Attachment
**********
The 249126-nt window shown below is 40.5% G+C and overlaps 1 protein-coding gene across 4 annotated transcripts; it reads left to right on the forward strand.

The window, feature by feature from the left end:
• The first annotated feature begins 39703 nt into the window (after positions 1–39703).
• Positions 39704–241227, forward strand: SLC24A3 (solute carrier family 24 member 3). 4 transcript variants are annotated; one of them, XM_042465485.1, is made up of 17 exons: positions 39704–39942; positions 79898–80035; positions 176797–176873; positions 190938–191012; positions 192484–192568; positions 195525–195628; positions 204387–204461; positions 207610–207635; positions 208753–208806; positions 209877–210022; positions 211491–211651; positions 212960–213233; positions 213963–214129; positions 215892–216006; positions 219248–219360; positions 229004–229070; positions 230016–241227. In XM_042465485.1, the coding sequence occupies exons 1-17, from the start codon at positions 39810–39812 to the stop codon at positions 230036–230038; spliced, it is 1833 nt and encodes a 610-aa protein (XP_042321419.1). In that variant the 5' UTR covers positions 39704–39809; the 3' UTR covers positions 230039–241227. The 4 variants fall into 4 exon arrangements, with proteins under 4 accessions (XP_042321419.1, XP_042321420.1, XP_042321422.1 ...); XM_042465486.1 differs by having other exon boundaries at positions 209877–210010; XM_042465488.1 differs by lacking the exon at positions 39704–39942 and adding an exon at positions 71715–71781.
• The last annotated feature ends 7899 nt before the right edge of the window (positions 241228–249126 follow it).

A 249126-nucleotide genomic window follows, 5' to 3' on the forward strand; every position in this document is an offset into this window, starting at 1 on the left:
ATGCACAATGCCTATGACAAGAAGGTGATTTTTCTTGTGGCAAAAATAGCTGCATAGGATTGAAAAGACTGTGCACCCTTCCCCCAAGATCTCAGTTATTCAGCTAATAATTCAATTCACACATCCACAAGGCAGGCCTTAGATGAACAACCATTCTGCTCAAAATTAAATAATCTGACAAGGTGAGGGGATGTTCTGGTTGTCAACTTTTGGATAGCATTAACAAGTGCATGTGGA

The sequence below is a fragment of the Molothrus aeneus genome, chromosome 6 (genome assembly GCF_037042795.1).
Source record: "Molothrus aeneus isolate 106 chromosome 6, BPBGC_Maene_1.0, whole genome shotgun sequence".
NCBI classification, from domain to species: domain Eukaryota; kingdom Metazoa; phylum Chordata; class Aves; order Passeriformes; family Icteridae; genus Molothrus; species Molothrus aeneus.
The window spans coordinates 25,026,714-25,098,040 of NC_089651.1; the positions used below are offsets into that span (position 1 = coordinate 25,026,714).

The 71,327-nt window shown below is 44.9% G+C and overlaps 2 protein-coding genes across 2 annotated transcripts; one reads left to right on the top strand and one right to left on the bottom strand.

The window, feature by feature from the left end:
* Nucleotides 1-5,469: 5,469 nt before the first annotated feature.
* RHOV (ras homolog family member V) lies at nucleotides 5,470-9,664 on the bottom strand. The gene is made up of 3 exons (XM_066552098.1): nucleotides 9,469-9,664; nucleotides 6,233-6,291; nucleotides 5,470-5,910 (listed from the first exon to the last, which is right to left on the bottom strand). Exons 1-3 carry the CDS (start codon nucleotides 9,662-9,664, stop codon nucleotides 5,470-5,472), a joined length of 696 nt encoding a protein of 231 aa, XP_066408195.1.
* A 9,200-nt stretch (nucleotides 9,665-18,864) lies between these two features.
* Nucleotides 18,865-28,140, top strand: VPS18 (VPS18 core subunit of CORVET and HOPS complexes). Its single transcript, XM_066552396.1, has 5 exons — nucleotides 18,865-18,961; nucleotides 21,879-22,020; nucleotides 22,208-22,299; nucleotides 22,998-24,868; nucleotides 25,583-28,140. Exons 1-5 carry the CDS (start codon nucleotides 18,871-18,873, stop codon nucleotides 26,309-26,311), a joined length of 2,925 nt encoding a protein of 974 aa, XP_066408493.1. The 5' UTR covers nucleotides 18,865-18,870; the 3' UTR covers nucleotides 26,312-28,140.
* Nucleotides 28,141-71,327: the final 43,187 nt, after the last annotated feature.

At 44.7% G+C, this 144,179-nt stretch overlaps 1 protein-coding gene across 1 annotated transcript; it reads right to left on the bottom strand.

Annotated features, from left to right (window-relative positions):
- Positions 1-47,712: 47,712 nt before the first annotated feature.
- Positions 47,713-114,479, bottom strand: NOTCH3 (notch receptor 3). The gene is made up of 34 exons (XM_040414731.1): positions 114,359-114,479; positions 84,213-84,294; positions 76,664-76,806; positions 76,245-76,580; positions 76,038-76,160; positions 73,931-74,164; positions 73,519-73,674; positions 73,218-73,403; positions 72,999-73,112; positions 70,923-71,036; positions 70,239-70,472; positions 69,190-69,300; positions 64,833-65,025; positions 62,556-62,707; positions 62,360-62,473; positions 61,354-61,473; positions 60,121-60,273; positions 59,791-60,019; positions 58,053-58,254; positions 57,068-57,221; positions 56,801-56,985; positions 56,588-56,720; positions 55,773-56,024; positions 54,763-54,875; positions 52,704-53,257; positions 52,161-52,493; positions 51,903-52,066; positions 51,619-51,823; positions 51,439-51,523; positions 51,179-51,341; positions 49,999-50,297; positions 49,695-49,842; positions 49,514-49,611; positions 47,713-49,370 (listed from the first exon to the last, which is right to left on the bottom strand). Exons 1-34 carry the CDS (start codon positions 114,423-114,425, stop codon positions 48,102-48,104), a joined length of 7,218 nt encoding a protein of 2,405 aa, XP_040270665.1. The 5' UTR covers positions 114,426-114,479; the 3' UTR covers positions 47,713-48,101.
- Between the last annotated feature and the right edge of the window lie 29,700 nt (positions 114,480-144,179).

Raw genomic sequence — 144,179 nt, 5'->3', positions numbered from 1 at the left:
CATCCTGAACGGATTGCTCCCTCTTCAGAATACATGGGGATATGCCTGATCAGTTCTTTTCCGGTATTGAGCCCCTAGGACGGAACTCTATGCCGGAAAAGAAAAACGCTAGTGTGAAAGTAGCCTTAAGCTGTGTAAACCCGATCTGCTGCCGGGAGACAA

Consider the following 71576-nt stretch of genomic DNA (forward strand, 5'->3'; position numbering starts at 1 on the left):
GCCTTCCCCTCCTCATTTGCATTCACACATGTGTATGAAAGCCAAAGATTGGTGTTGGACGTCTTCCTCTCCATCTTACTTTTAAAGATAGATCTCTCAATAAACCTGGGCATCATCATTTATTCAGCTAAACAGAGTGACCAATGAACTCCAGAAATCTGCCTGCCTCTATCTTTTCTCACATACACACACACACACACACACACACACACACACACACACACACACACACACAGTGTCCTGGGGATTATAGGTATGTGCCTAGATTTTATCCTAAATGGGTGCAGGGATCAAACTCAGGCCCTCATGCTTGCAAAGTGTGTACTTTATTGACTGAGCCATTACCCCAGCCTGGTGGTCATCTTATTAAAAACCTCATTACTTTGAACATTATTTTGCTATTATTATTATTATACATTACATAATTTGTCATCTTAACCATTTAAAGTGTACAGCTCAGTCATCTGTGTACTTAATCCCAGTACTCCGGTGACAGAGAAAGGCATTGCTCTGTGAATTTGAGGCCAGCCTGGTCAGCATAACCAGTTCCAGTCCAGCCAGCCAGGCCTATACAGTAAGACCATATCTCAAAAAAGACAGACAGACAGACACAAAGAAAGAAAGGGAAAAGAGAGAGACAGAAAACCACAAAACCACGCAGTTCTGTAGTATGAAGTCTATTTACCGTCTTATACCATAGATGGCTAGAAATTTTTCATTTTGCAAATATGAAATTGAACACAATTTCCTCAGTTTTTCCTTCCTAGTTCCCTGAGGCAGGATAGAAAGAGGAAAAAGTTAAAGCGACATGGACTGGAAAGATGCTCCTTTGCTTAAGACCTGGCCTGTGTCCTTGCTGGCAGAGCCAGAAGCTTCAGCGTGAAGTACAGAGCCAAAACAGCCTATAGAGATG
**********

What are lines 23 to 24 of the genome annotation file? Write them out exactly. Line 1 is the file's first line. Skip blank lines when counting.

- Between the last annotated feature and the right edge of the window lie 29,700 nt (positions 114,480-144,179).

Raw genomic sequence — 144,179 nt, 5'->3', positions numbered from 1 at the left: